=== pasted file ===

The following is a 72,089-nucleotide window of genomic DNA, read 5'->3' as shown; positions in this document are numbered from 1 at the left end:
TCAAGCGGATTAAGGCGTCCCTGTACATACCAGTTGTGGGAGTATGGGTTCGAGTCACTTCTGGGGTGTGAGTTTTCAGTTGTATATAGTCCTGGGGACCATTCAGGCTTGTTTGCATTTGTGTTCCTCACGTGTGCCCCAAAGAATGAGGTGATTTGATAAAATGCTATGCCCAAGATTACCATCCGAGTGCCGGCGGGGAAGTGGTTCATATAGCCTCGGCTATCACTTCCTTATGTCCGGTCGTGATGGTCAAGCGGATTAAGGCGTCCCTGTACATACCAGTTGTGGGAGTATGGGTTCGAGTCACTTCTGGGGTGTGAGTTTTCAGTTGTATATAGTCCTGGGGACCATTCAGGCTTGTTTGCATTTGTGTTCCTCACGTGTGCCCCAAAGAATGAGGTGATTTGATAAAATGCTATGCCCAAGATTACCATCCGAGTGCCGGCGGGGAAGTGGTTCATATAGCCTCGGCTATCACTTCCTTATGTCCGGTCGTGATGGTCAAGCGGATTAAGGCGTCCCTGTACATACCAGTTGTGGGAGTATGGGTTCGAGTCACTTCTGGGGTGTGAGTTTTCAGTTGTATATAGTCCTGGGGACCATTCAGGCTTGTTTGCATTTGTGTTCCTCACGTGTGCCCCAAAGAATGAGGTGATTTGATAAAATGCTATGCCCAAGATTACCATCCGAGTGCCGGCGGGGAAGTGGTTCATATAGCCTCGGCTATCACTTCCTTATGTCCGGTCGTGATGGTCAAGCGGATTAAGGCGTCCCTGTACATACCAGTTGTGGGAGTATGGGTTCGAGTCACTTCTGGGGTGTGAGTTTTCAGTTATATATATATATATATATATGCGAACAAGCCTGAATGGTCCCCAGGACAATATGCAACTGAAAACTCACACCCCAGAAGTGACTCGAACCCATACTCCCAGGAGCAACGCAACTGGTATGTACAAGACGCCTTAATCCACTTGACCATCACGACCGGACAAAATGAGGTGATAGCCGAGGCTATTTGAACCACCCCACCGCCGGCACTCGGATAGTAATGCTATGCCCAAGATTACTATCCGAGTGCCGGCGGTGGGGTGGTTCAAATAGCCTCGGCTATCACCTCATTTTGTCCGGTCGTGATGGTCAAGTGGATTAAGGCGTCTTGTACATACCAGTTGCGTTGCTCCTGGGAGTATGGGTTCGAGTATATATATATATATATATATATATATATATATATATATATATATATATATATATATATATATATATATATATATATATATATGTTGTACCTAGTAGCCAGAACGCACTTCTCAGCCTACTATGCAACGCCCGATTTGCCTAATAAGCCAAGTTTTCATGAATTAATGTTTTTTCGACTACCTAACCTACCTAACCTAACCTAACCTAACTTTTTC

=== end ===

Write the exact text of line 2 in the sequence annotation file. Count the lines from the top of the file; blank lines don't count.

TCAAGCGGATTAAGGCGTCCCTGTACATACCAGTTGTGGGAGTATGGGTTCGAGTCACTTCTGGGGTGTGAGTTTTCAGTTGTATATAGTCCTGGGGACCATTCAGGCTTGTTTGCATTTGTGTTCCTCACGTGTGCCCCAAAGAATGAGGTGATTTGATAAAATGCTATGCCCAAGATTACCATCCGAGTGCCGGCGGGGAAGTGGTTCATATAGCCTCGGCTATCACTTCCTTATGTCCGGTCGTGATGGTCAAGCGGATTAAGGCGTCCCTGTACATACCAGTTGTGGGAGTATGGGTTCGAGTCACTTCTGGGGTGTGAGTTTTCAGTTGTATATAGTCCTGGGGACCATTCAGGCTTGTTTGCATTTGTGTTCCTCACGTGTGCCCCAAAGAATGAGGTGATTTGATAAAATGCTATGCCCAAGATTACCATCCGAGTGCCGGCGGGGAAGTGGTTCATATAGCCTCGGCTATCACTTCCTTATGTCCGGTCGTGATGGTCAAGCGGATTAAGGCGTCCCTGTACATACCAGTTGTGGGAGTATGGGTTCGAGTCACTTCTGGGGTGTGAGTTTTCAGTTGTATATAGTCCTGGGGACCATTCAGGCTTGTTTGCATTTGTGTTCCTCACGTGTGCCCCAAAGAATGAGGTGATTTGATAAAATGCTATGCCCAAGATTACCATCCGAGTGCCGGCGGGGAAGTGGTTCATATAGCCTCGGCTATCACTTCCTTATGTCCGGTCGTGATGGTCAAGCGGATTAAGGCGTCCCTGTACATACCAGTTGTGGGAGTATGGGTTCGAGTCACTTCTGGGGTGTGAGTTTTCAGTTATATATATATATATATATATGCGAACAAGCCTGAATGGTCCCCAGGACAATATGCAACTGAAAACTCACACCCCAGAAGTGACTCGAACCCATACTCCCAGGAGCAACGCAACTGGTATGTACAAGACGCCTTAATCCACTTGACCATCACGACCGGACAAAATGAGGTGATAGCCGAGGCTATTTGAACCACCCCACCGCCGGCACTCGGATAGTAATGCTATGCCCAAGATTACTATCCGAGTGCCGGCGGTGGGGTGGTTCAAATAGCCTCGGCTATCACCTCATTTTGTCCGGTCGTGATGGTCAAGTGGATTAAGGCGTCTTGTACATACCAGTTGCGTTGCTCCTGGGAGTATGGGTTCGAGTATATATATATATATATATATATATATATATATATATATATATATATATATATATATATATATATATATATATATATATATATGTTGTACCTAGTAGCCAGAACGCACTTCTCAGCCTACTATGCAACGCCCGATTTGCCTAATAAGCCAAGTTTTCATGAATTAATGTTTTTTCGACTACCTAACCTACCTAACCTAACCTAACCTAACTTTTTC